Pension funds whose high charges have 'torn the heart' out of savers’ retirements should scrap unfair terms and offer them new deals that do not penalise them, says Southport MP John Pugh.
Lib Dem Pension Minister, Professor Steve Webb MP has announced a clampdown on excessive pension fees. Hidden fees, charged by management companies, can wipe £100,000 off the value of a worker’s retirement fund.
The Lib Dems say that thousands of people are trapped in expensive old-style pensions, which can charge fees of up to 4 per cent of a pot’s value every year. Savers are even also being charged up to 20 per cent of a pension’s value if they try to switch to a better scheme.
The government would like to see the leading companies look again at their ‘back book’ of old pension policies.
“Perhaps the battered reputation of the pensions industry could be improved if they were to revisit these older schemes and offer scheme members fairer terms.” says Dr Pugh.
Lib Dems are warning pension managers that the Government will act within months to cap excessive fees if it has to. They are threatening to ban pension companies from being involved in the Government’s new auto-enrolment programme if their charges are too high. Under this programme, which starts in October, 10 million people will get workplace pensions automatically.
Pension funds that will run auto-enrolment schemes for businesses have already said that their annual management charges will be in the region of 0.5 per cent, which is “very low by historic standards” according to Mr Webb
“Every pound that savers put aside must be turned into the maximum possible amount of pension." says Dr Pugh, "I am pleased that the minister has said that, if further measures are needed to clamp down on charges, then we will not hesitate to take them.”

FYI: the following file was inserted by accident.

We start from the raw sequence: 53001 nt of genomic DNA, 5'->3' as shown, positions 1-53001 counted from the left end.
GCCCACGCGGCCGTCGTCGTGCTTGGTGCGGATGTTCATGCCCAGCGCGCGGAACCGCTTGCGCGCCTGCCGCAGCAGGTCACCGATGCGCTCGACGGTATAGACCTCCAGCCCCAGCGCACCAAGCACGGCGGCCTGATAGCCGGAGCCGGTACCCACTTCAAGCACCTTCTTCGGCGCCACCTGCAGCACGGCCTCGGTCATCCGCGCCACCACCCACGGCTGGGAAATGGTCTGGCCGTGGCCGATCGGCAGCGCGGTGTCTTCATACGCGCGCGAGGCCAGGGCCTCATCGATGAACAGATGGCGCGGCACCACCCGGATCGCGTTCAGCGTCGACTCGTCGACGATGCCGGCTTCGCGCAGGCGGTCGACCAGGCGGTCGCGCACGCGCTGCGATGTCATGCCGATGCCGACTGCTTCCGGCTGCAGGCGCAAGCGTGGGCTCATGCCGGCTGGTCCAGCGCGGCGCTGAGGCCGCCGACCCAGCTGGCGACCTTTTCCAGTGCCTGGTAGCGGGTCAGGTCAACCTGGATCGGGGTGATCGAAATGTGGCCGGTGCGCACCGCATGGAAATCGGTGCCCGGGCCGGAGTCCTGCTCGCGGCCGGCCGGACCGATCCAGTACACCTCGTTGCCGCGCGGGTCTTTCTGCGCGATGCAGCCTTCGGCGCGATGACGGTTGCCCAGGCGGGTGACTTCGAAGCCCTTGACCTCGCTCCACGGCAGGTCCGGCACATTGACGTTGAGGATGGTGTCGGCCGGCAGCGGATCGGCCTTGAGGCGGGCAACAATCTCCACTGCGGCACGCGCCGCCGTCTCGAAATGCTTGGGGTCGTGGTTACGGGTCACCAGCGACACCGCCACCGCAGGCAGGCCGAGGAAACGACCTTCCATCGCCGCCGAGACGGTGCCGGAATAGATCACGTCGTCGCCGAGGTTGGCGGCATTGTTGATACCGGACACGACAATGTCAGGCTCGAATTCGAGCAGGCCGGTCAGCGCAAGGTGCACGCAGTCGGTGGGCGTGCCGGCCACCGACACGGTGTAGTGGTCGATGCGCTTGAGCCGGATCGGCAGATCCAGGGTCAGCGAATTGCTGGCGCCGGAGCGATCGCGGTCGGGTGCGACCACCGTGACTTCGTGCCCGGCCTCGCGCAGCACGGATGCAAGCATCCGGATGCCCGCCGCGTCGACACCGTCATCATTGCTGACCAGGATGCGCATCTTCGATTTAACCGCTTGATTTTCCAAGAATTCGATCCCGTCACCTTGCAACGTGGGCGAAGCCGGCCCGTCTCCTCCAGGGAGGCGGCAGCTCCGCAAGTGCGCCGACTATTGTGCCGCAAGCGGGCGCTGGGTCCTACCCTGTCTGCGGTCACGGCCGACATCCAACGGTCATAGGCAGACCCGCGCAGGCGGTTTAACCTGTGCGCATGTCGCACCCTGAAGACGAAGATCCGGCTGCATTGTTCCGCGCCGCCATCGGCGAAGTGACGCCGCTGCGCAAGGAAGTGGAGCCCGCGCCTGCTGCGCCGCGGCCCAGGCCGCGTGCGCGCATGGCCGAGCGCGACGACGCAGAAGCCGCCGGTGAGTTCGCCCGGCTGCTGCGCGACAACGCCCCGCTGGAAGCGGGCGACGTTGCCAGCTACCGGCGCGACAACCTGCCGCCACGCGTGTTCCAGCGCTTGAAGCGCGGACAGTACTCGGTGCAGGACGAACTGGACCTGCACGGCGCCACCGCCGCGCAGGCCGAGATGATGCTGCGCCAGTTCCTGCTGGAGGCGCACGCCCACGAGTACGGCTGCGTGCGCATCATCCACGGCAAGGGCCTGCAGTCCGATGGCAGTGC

"Although, in general, pension charges are now coming down dramatically,some pension companies are still charging too much."
As well as looking at old-style pensions, Mr Webb is “watching” charging levels in so-called ‘default funds’, which are retirement funds where savers’ money is invested if they do not make an active choice about how their money is used.
Joanne Segars, the National Assn of Pension Fund’s chief executive, has called for much more clarity around charges. She says:
“People need to be very wary of high rates, and it needs to be much easier for them to find out what they are being charged, and why.”
Thousands of savers are stuck in old savings schemes which pre-date the 2001 introduction of stakeholder pensions, which are subject to strict regulation. Many of these old schemes from the 1980s and 1990s have terms that pension companies would not dream of offering to new customers today.
Last year, the National Association of Pension Funds (NAPF) said that fees are too high and that consumers face an “eye wateringly complex” system of hidden levies. It called for greater transparency when it comes to fees.
Trust in the pensions has hit an all-time low. The NAPF has warned that Britain is “sleep-walking” into a pensions crisis. The number of people contributing to personal pensions fell by 400,000 to six million people between 2008 and 2010.
Research by the think tank RSA found that nine in 10 of Britain’s biggest pension fund managers fail to warn people about hidden fees. Workers are routinely being denied low-cost pensions that are readily available elsewhere in Europe.